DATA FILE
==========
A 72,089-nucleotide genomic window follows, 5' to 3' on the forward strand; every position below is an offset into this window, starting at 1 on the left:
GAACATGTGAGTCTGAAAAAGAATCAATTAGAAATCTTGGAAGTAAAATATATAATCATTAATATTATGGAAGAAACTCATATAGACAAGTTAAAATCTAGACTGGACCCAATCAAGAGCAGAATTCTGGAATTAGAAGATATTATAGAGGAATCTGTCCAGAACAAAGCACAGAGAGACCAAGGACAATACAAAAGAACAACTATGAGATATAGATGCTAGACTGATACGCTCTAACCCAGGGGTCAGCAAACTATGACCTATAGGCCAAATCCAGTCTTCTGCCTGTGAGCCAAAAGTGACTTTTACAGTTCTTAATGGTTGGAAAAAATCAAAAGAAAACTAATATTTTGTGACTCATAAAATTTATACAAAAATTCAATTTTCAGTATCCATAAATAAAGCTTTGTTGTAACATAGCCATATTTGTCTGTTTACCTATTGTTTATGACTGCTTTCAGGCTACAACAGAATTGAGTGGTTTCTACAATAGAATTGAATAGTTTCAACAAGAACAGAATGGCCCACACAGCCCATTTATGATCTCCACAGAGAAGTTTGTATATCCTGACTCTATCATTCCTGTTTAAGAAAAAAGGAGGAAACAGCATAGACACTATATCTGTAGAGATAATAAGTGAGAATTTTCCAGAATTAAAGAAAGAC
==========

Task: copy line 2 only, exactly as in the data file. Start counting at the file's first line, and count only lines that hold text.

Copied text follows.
GAACATGTGAGTCTGAAAAAGAATCAATTAGAAATCTTGGAAGTAAAATATATAATCATTAATATTATGGAAGAAACTCATATAGACAAGTTAAAATCTAGACTGGACCCAATCAAGAGCAGAATTCTGGAATTAGAAGATATTATAGAGGAATCTGTCCAGAACAAAGCACAGAGAGACCAAGGACAATACAAAAGAACAACTATGAGATATAGATGCTAGACTGATACGCTCTAACCCAGGGGTCAGCAAACTATGACCTATAGGCCAAATCCAGTCTTCTGCCTGTGAGCCAAAAGTGACTTTTACAGTTCTTAATGGTTGGAAAAAATCAAAAGAAAACTAATATTTTGTGACTCATAAAATTTATACAAAAATTCAATTTTCAGTATCCATAAATAAAGCTTTGTTGTAACATAGCCATATTTGTCTGTTTACCTATTGTTTATGACTGCTTTCAGGCTACAACAGAATTGAGTGGTTTCTACAATAGAATTGAATAGTTTCAACAAGAACAGAATGGCCCACACAGCCCATTTATGATCTCCACAGAGAAGTTTGTATATCCTGACTCTATCATTCCTGTTTAAGAAAAAAGGAGGAAACAGCATAGACACTATATCTGTAGAGATAATAAGTGAGAATTTTCCAGAATTAAAGAAAGAC